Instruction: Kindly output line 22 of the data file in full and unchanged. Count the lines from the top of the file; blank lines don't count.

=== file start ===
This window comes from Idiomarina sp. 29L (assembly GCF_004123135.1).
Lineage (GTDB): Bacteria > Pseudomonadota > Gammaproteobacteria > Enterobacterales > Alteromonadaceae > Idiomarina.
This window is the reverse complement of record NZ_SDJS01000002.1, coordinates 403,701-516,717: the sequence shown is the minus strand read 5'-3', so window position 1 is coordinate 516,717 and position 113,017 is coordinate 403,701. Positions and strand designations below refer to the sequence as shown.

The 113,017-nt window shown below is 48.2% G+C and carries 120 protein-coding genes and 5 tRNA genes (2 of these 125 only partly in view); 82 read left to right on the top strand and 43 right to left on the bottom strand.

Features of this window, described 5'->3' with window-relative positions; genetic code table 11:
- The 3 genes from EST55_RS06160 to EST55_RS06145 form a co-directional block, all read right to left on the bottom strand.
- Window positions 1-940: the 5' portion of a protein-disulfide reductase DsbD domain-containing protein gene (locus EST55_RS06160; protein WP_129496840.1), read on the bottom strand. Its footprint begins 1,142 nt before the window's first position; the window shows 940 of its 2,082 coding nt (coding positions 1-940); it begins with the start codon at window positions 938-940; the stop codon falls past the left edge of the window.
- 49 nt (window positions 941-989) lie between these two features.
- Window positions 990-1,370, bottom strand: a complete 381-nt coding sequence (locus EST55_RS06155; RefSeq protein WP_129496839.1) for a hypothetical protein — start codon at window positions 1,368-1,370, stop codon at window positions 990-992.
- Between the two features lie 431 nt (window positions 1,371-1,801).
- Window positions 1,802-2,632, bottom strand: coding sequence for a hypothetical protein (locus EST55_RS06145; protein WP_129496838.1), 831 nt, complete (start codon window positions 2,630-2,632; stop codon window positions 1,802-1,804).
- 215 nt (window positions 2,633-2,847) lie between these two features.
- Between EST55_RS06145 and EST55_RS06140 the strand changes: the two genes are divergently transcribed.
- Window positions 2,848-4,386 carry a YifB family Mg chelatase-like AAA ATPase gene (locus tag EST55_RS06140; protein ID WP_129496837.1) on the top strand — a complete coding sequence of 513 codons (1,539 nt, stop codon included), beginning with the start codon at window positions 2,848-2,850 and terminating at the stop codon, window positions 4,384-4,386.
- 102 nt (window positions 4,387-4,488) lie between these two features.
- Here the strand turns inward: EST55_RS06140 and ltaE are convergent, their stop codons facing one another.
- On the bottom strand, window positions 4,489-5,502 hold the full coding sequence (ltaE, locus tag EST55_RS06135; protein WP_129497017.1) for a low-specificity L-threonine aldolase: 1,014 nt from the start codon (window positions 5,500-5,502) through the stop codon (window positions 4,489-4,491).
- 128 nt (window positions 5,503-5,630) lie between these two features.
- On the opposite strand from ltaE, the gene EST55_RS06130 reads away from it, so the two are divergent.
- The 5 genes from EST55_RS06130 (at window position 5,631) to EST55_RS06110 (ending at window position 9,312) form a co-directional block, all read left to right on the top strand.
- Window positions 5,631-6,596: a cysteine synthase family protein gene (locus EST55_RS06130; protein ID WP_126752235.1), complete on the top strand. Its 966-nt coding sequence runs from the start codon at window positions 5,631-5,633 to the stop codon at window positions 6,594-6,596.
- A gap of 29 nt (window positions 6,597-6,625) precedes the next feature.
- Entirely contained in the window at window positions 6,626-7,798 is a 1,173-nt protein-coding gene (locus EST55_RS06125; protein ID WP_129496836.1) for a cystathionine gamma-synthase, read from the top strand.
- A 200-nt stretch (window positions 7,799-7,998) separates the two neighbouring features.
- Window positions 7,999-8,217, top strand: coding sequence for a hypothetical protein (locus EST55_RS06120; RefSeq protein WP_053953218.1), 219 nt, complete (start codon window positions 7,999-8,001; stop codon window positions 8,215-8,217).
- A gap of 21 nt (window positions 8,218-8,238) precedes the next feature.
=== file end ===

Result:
- A gap of 29 nt (window positions 6,597-6,625) precedes the next feature.